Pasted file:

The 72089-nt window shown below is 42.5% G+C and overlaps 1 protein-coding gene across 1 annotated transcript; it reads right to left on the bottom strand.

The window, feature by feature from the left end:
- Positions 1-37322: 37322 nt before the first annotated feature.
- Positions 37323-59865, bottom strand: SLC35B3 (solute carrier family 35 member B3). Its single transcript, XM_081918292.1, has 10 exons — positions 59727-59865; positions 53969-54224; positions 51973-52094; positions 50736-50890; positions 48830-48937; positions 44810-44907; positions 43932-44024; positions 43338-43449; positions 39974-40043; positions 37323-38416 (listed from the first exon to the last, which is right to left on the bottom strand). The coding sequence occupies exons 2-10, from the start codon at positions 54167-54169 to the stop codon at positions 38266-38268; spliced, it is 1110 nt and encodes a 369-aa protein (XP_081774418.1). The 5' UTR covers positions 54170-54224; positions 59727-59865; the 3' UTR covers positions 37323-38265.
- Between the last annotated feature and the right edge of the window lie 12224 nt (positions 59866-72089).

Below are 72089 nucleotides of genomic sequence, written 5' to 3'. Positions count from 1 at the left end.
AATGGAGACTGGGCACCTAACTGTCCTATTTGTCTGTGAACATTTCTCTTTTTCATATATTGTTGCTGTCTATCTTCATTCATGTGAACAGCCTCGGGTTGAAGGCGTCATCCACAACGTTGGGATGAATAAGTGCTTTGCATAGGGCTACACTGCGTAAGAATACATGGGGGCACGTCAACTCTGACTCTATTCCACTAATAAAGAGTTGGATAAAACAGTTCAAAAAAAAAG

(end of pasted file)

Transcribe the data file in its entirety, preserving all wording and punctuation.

The 72089-nt window shown below is 42.5% G+C and overlaps 1 protein-coding gene across 1 annotated transcript; it reads right to left on the bottom strand.

The window, feature by feature from the left end:
- Positions 1-37322: 37322 nt before the first annotated feature.
- Positions 37323-59865, bottom strand: SLC35B3 (solute carrier family 35 member B3). Its single transcript, XM_081918292.1, has 10 exons — positions 59727-59865; positions 53969-54224; positions 51973-52094; positions 50736-50890; positions 48830-48937; positions 44810-44907; positions 43932-44024; positions 43338-43449; positions 39974-40043; positions 37323-38416 (listed from the first exon to the last, which is right to left on the bottom strand). The coding sequence occupies exons 2-10, from the start codon at positions 54167-54169 to the stop codon at positions 38266-38268; spliced, it is 1110 nt and encodes a 369-aa protein (XP_081774418.1). The 5' UTR covers positions 54170-54224; positions 59727-59865; the 3' UTR covers positions 37323-38265.
- Between the last annotated feature and the right edge of the window lie 12224 nt (positions 59866-72089).

Below are 72089 nucleotides of genomic sequence, written 5' to 3'. Positions count from 1 at the left end.
AATGGAGACTGGGCACCTAACTGTCCTATTTGTCTGTGAACATTTCTCTTTTTCATATATTGTTGCTGTCTATCTTCATTCATGTGAACAGCCTCGGGTTGAAGGCGTCATCCACAACGTTGGGATGAATAAGTGCTTTGCATAGGGCTACACTGCGTAAGAATACATGGGGGCACGTCAACTCTGACTCTATTCCACTAATAAAGAGTTGGATAAAACAGTTCAAAAAAAAAG